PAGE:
From the regal Roxy to the seedy XXX dives, New York City has a storied and fascinating relationship with the Big Screen. In recent decades, the noble cinema house has disappeared in startling numbers due to the rise of television and, of course, the internet. Though many of the old theaters have been torn down or repurposed, the skeletal facades of these once-ubiquitous monuments to film can still be seen if you look beyond the bank marquee. Some are even hiding where you least expect it.
This map, created by Brooklyn-based journalist Steven Melendez, shows the booming cinema industry beginning in the 1940's in Manhattan. Watch as more theaters crowd into the borough, including an enclave up in Inwood and the rise and fall of specialty theaters in Midtown in the '70s and '80s. Click the individual markers for a peek into the past with more details about the history of each theater. Then read below for further commentary about the past and future of movie-going in NYC.
We spoke with Jeremiah Moss, memoirist of all things old New York on his blog Jeremiah's Vanishing New York, to get his perspective about the shift away from the classic movie houses into sequestering ourselves away inside our apartments.
In the '70s and '80s there's a rapid decline in the number of cinemas in Upper Manhattan, particularly Inwood, which appeared to be a movie-going hub in the '40s and '50s. What do you see as a key factor in this trend, which happened before the digital age? Television, of course, pulled so many people indoors and contributed not only to the death of the movie palace, but to the death of street and sidewalk culture. Instead of watching the street from stoops, people went inside and watched the tube. It's been argued that this, in turn, led to an increase in street crime—the grandmothers and mothers were no longer out there, keeping watch. I would speculate that socioeconomics also came into play in the '70s and '80s, especially in poorer neighborhoods. Who had money to see a movie? TV was free to watch.
To your second question, hard to say. I think of Robert Putnam's 2000 book "Bowling Alone," in which he talks about how our leisure time has been individualized since television and the Internet. One of the pleasures of seeing a movie at the cinema is the communal aspect of it. To be alone in a crowd, singular and yet connected, with everyone doing the same thing, is a special human experience, similar to going to a house of worship. An exciting new movie comes out and you think, "I want to experience this with the crowd," to feel the frisson of total strangers all feeling the same emotions together--fear, laughter, sadness, joy. It's cathartic.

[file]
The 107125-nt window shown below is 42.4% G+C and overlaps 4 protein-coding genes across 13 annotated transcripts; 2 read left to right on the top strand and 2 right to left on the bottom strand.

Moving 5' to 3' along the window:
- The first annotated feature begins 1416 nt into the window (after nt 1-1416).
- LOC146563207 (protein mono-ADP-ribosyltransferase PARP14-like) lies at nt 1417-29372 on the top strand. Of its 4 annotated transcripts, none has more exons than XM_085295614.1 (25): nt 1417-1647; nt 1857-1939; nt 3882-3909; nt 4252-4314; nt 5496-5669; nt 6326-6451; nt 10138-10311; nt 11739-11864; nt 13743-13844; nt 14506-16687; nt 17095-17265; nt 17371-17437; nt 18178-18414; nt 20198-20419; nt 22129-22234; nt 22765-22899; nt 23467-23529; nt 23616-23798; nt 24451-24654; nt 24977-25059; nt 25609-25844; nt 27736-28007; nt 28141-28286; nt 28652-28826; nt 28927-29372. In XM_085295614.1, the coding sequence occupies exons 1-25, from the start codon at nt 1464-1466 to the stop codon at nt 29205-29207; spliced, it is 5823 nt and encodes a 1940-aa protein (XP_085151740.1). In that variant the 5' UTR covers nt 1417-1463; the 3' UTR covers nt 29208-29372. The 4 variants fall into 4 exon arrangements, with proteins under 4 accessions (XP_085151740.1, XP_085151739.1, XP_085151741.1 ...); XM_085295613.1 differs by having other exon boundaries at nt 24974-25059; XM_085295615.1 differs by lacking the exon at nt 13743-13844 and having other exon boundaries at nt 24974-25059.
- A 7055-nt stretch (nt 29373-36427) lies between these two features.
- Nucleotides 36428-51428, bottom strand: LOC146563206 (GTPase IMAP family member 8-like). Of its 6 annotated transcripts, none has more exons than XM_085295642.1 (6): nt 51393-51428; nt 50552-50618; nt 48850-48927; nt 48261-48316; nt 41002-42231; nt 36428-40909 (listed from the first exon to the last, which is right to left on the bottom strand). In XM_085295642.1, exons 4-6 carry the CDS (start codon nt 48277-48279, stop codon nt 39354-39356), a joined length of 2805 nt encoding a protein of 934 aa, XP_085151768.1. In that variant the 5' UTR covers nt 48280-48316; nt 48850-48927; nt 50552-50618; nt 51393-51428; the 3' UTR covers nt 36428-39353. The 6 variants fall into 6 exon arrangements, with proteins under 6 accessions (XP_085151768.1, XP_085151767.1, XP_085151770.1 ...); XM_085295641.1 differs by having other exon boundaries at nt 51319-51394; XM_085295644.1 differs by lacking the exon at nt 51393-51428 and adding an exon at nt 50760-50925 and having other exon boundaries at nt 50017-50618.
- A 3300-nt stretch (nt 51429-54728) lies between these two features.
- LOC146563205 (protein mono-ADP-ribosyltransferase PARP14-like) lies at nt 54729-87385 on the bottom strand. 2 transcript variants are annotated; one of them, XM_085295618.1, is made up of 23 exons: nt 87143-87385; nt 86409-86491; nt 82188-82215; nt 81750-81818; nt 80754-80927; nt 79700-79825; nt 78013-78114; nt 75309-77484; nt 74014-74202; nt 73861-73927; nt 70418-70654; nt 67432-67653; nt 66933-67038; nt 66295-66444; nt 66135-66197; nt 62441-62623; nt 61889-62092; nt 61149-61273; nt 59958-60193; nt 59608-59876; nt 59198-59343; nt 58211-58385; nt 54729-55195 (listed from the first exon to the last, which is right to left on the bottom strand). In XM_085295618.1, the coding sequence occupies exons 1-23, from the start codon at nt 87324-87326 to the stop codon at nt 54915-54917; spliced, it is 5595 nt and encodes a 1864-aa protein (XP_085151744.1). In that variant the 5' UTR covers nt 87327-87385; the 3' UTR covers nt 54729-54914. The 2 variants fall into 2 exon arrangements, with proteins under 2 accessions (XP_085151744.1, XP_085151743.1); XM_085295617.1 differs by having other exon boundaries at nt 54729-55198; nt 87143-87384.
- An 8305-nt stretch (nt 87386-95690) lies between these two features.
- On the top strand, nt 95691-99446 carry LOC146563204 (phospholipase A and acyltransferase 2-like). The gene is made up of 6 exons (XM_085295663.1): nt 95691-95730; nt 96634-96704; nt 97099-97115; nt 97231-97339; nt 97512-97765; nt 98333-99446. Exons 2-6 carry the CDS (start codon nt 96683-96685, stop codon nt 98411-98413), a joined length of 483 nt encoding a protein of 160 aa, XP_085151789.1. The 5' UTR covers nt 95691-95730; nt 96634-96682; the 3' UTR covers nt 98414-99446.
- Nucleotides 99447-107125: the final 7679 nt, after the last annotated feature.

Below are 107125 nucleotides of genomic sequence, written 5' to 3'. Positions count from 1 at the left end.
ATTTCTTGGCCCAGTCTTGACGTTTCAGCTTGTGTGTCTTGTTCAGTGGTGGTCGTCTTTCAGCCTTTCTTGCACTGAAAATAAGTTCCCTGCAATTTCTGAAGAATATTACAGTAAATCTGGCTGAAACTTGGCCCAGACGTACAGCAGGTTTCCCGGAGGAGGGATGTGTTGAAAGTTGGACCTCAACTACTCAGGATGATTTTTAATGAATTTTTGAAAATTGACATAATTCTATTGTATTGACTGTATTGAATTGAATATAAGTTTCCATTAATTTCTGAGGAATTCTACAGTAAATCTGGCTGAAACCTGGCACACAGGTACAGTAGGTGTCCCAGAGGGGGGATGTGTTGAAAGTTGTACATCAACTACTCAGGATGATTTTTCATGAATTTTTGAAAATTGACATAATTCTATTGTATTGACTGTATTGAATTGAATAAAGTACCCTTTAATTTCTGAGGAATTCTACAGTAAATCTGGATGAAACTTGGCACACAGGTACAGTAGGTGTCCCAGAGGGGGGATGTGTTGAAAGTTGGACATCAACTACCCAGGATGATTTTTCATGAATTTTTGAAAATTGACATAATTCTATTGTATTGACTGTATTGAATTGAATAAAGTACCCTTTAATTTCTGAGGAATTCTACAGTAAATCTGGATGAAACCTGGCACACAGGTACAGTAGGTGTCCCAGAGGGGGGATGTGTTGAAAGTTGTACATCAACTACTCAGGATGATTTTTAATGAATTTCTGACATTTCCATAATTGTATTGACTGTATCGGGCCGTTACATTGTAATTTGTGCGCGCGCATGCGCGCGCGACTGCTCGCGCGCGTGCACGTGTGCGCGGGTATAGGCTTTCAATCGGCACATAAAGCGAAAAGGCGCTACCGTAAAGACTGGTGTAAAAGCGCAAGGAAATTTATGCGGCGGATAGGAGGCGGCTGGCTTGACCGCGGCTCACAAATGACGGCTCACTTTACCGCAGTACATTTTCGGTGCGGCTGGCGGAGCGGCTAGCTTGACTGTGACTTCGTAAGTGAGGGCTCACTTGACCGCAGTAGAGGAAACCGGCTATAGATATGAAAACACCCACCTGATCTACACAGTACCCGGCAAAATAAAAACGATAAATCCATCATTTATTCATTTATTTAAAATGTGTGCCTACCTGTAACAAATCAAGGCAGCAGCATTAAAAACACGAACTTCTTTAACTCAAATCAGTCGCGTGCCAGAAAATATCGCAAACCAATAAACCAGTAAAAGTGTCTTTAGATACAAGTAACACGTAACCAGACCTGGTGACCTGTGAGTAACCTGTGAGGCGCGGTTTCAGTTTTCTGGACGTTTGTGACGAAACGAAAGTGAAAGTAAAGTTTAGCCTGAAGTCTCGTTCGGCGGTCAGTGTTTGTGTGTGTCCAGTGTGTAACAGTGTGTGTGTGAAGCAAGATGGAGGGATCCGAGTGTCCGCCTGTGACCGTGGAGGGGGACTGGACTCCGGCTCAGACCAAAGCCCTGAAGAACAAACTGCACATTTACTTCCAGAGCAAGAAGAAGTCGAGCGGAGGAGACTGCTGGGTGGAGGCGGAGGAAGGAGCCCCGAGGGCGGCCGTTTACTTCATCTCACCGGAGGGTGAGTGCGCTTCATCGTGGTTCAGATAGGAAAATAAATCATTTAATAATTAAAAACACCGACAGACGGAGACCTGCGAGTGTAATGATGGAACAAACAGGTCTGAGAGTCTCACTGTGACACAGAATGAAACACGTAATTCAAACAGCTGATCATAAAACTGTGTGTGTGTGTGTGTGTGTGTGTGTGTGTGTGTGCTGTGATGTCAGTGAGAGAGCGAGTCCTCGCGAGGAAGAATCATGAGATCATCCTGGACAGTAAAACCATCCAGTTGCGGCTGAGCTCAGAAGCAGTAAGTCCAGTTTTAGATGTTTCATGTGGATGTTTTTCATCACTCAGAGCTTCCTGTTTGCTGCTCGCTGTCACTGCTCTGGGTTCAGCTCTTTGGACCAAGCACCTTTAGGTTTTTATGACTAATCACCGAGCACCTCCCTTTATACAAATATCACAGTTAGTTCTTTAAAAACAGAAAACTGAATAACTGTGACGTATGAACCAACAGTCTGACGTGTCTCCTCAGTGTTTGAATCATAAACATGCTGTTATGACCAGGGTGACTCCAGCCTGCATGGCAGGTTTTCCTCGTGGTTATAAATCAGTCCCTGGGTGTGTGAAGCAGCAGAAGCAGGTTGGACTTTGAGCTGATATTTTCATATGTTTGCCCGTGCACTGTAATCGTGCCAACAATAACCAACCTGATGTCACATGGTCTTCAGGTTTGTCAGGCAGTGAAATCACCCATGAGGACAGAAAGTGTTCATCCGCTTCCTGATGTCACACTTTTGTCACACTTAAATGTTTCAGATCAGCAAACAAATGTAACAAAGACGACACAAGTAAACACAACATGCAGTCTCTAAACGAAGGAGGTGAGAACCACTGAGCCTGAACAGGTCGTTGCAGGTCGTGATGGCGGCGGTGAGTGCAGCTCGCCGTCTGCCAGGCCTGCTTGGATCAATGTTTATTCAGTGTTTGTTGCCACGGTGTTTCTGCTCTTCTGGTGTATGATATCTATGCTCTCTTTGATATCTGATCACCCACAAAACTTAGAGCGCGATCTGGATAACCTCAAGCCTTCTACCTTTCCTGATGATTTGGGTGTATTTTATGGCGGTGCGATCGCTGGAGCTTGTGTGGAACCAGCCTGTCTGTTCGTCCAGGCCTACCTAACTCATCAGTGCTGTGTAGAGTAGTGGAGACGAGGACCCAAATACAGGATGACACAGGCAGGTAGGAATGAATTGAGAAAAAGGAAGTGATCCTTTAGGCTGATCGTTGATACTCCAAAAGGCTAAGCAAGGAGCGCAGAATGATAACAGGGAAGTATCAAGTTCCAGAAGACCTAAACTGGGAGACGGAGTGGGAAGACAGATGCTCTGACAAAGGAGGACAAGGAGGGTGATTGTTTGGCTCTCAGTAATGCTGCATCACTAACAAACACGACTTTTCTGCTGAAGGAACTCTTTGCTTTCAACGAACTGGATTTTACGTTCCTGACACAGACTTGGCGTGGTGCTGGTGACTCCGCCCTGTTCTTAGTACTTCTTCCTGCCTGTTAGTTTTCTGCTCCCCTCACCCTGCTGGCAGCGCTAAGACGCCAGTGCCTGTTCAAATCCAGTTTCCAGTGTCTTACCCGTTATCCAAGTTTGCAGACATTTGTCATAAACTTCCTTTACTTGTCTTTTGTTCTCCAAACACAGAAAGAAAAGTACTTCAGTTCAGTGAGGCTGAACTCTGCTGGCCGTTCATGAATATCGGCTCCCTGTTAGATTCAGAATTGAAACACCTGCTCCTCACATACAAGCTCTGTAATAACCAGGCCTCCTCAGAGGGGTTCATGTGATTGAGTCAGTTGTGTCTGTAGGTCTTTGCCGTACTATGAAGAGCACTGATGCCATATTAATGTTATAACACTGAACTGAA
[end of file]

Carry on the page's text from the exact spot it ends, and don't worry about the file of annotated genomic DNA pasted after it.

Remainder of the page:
More and more, we've become socially disengaged. The smartphone is emblematic of this disengagement, a literal turning away from the world and from society, as people look down at their phones as they move through the city, rarely bothering to acknowledge the existence of another. Taking in a big screen at the movie theater requires a wide-angle gaze, and that means you also take in the people around you--seeing them, hearing their popcorn munching, feeling their feet on your chair, smelling the cigarette smoke on their coats. What do people do at the movies now? They text on their phones, as if they were alone, narrowing their gaze to stare into a tiny screen.
Specialty theaters (XXX, schlock, kung-fu) had a great surge in the '70s and then all but died out in the '90s. The Disneyfication of Times Sq explains the peep show eviction, but why did these fun, "themed" cinemas kick the bucket? I blame the Internet for the loss of XXX and kung fu theaters. That's an easy connection. From YouTube to X-Tube, people can do at home what they used to do in public. But it's an interesting choice to make. Why is home better than the cinema? Why is private better than public for many people? Money is part of it, movies are expensive. But if I could afford to go the movies every night, I would. I like watching movies at home, too, but nothing beats sitting in a theater with a bag of popcorn and the big screen. If I'm in a low mood, I go to the movies and always come out feeling better. It never fails. I feel transformed. You simply cannot be transformed while sitting on your living room couch.
We've seen a little movie theater hub rise in Williamsburg, but on the whole do you predict the movie theater will be relegated to the annals of history? Will the movie theater vanish? I hope not. I would miss it terribly, and we'd be cheating ourselves out of something vital. But, more and more, people are making these horrible decisions--they choose screens over real books, tiny screens over big ones, tinny digitized music over full symphonic sound. More and more, people are choosing and celebrating the fake over the real. Maybe they want less emotion, less connection, a smaller and more manageable world that doesn't disrupt the way that reality must. It's depressing.
Which cinema—if any—do you frequent? I like going to the Village East cinema in the East Village. It's near my apartment, it's rarely crowded, and it has an interesting history. It was once a Yiddish theater, and still has an ornate Star of David in its ceiling. Later it became a burlesque house. I like that it still sports an analog marquee, instead of the awful digital ones. On Thursday nights, when the new movies come out, a guy goes up on a tall step ladder and changes the black letters by hand. It's wonderful. I also like going to Film Forum, but I can't stand all the knowing little chuckles and "mmmms" that the people there make to display their intimate appreciation of the actors onscreen, especially if it's an old Hollywood movie.
Jeremiah Moss is a curator and chronicler of the changing face of New York City on his blog Jeremiah's Vanishing New York.